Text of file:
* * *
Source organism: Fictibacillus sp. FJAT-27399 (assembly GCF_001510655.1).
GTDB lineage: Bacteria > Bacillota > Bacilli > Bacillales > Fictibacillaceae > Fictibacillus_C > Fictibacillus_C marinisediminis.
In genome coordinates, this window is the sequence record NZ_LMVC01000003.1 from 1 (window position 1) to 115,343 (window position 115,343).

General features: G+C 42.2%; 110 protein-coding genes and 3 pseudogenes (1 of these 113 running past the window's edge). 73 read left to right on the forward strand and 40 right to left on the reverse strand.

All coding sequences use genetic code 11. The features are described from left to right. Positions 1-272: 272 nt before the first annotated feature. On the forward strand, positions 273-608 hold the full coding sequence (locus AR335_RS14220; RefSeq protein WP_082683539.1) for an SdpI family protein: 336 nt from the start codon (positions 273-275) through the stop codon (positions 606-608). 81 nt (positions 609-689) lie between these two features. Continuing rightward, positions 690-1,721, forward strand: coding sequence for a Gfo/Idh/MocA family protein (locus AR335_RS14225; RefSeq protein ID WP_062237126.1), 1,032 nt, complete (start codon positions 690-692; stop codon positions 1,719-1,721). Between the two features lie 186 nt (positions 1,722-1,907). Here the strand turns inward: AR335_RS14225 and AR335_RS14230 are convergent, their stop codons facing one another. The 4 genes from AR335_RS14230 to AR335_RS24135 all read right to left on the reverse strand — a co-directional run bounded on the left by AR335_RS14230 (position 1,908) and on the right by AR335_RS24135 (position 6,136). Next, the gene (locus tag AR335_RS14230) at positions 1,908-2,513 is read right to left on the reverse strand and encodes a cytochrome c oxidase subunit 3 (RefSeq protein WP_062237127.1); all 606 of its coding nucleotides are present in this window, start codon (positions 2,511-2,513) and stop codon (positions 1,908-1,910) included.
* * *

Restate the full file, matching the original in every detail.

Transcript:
Source organism: Fictibacillus sp. FJAT-27399 (assembly GCF_001510655.1).
GTDB lineage: Bacteria > Bacillota > Bacilli > Bacillales > Fictibacillaceae > Fictibacillus_C > Fictibacillus_C marinisediminis.
In genome coordinates, this window is the sequence record NZ_LMVC01000003.1 from 1 (window position 1) to 115,343 (window position 115,343).

General features: G+C 42.2%; 110 protein-coding genes and 3 pseudogenes (1 of these 113 running past the window's edge). 73 read left to right on the forward strand and 40 right to left on the reverse strand.

All coding sequences use genetic code 11. The features are described from left to right. Positions 1-272: 272 nt before the first annotated feature. On the forward strand, positions 273-608 hold the full coding sequence (locus AR335_RS14220; RefSeq protein WP_082683539.1) for an SdpI family protein: 336 nt from the start codon (positions 273-275) through the stop codon (positions 606-608). 81 nt (positions 609-689) lie between these two features. Continuing rightward, positions 690-1,721, forward strand: coding sequence for a Gfo/Idh/MocA family protein (locus AR335_RS14225; RefSeq protein ID WP_062237126.1), 1,032 nt, complete (start codon positions 690-692; stop codon positions 1,719-1,721). Between the two features lie 186 nt (positions 1,722-1,907). Here the strand turns inward: AR335_RS14225 and AR335_RS14230 are convergent, their stop codons facing one another. The 4 genes from AR335_RS14230 to AR335_RS24135 all read right to left on the reverse strand — a co-directional run bounded on the left by AR335_RS14230 (position 1,908) and on the right by AR335_RS24135 (position 6,136). Next, the gene (locus tag AR335_RS14230) at positions 1,908-2,513 is read right to left on the reverse strand and encodes a cytochrome c oxidase subunit 3 (RefSeq protein WP_062237127.1); all 606 of its coding nucleotides are present in this window, start codon (positions 2,511-2,513) and stop codon (positions 1,908-1,910) included.